Uterine fibroids are benign growths that are made up of the muscle and connective tissue from the wall of the uterus (womb). Fibroids may grow as a single nodule or in clusters and may range in size from 1 mm to more than 20 cm (8 inches) in diameter. They may grow within the wall of the uterus or they may project into the interior cavity or toward the outer surface of the uterus. In rare cases, they may grow on stems projecting from the surface of the uterus. Each patient with fibroids may have varying symptoms, sizes, number, and location. Each fibroid is unique and one of a kind, which requires individualization of therapeutic options.

What causes uterine fibroids?

The causes of fibroids are not known. Most fibroids occur in women of reproductive age, and according to some estimates, they are diagnosed in black women 2-3 times more frequently than in white women. They seldom are seen in young women who have not begun to menstruate. The symptoms of uterine fibroids usually stabilize or go away in women after menopause.

According to the U.S. National Institutes of Health (NIH), at least 25%-80% of women suffer from uterine fibroids.

Are fibroids cancer?

It is extremely rare for a fibroid to undergo malignant or cancerous changes. In fact, one out of 350 women with fibroids will develop malignancy. There is no test that is 100% predictive in detecting rare fibroid related cancers. However, patients who have rapid growth of uterine fibroids, or fibroids that grow during menopause, should be evaluated immediately.

Who is at risk for uterine fibroids?

Risk factors for uterine fibroids include obesity, family history, not having children, early onset of menstruation, and late age for menopause. (A person is considered obese if he or she is more than 20% over his or her ideal body weight.)

What are the symptoms of uterine fibroids?

Most fibroids do not cause any symptoms and do not require treatment other than regular observation by a doctor. Fibroids may be discovered during routine gynecologic examinations or during prenatal care. Some women who have uterine fibroids may experience the following symptoms:

  • Excessive or painful bleeding during menstruation
  • Bleeding between periods
  • A feeling of fullness in the lower abdomen
  • Frequent urination resulting from a fibroid that compresses the bladder
  • Pain during sexual intercourse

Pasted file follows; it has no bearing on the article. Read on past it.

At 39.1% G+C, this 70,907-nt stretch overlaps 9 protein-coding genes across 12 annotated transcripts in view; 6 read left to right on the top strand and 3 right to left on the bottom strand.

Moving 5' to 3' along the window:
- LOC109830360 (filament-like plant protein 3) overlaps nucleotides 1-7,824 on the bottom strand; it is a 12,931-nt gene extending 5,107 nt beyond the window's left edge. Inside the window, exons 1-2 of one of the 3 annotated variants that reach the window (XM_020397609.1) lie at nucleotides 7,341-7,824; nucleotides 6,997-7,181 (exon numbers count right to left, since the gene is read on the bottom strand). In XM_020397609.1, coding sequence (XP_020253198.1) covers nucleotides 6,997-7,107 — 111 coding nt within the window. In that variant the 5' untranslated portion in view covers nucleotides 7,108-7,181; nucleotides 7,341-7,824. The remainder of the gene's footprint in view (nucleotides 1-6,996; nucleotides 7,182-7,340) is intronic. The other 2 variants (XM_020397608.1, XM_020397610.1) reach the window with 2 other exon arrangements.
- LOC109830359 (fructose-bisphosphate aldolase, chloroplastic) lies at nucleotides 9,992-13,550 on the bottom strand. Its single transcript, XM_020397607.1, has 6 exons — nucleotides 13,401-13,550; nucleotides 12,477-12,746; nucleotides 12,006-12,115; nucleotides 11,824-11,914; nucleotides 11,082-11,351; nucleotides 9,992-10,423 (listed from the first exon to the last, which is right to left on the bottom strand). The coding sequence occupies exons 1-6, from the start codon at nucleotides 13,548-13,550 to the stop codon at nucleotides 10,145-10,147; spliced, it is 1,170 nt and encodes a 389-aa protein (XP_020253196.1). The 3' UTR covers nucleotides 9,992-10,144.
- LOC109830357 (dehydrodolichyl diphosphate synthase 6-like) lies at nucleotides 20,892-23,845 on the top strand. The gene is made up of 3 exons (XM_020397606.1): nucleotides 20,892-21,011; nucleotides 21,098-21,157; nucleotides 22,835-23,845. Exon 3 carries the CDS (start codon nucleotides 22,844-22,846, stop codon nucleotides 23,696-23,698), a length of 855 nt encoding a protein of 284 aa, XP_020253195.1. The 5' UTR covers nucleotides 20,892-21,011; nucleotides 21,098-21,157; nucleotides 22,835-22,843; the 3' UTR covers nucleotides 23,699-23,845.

• Low back pain
  • Constipation
  • Chronic vaginal discharge
  • Inability to urinate
  • Severe menstrual cramps
  • Infertility

How are uterine fibroids treated?

More and more, doctors are beginning to realize that uterine fibroids may not require any intervention or, at most, limited treatment. For a woman with uterine fibroids that are not causing symptoms, the best therapy may be watchful waiting. Periodic pelvic examination and ultrasound may be recommended by your physician, depending on the size or symptoms of the fibroid. Some women never exhibit any symptoms nor have any problems associated with fibroids, in which case no treatment is necessary.

If a woman is experiencing anemia caused by heavy, prolonged menstrual bleeding; moderate to severe pain; infertility; or urinary tract or bowel problems; then she will require evaluation. The type of treatment offered is determined by the number, size, location, and symptoms related to fibroids. Additionally, the desire for fertility will also determine whether certain options are feasible. Treatment options include:

  • Laparotomy, which involves an abdominal incision to remove all fibroids, no matter the size or location of the tumors. Today, laparotomy is more often used when the fibroids are too numerous to be removed with minimally invasive technology.

Uterine Fibroid embolization. This procedure is performed by an interventional radiologist who works in collaboration with your gynecologist. A small catheter is placed in the uterine artery and small particles are used to block the flow of blood from the uterine artery to the fibroids. Loss of blood flow, shrinks the fibroids and thus improves symptoms. The procedure is performed with mild sedation and takes 60-90 minutes. Patients are typically able to return home the day after the procedure and back to work and activity in 10-14 days. This treatment is not offered to women who want children.


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This information is provided by the Cleveland Clinic and is not intended to replace the medical advice of your doctor or health care provider. Please consult your health care provider for advice about a specific medical condition. This document was last reviewed on: 4/5/2017…#9130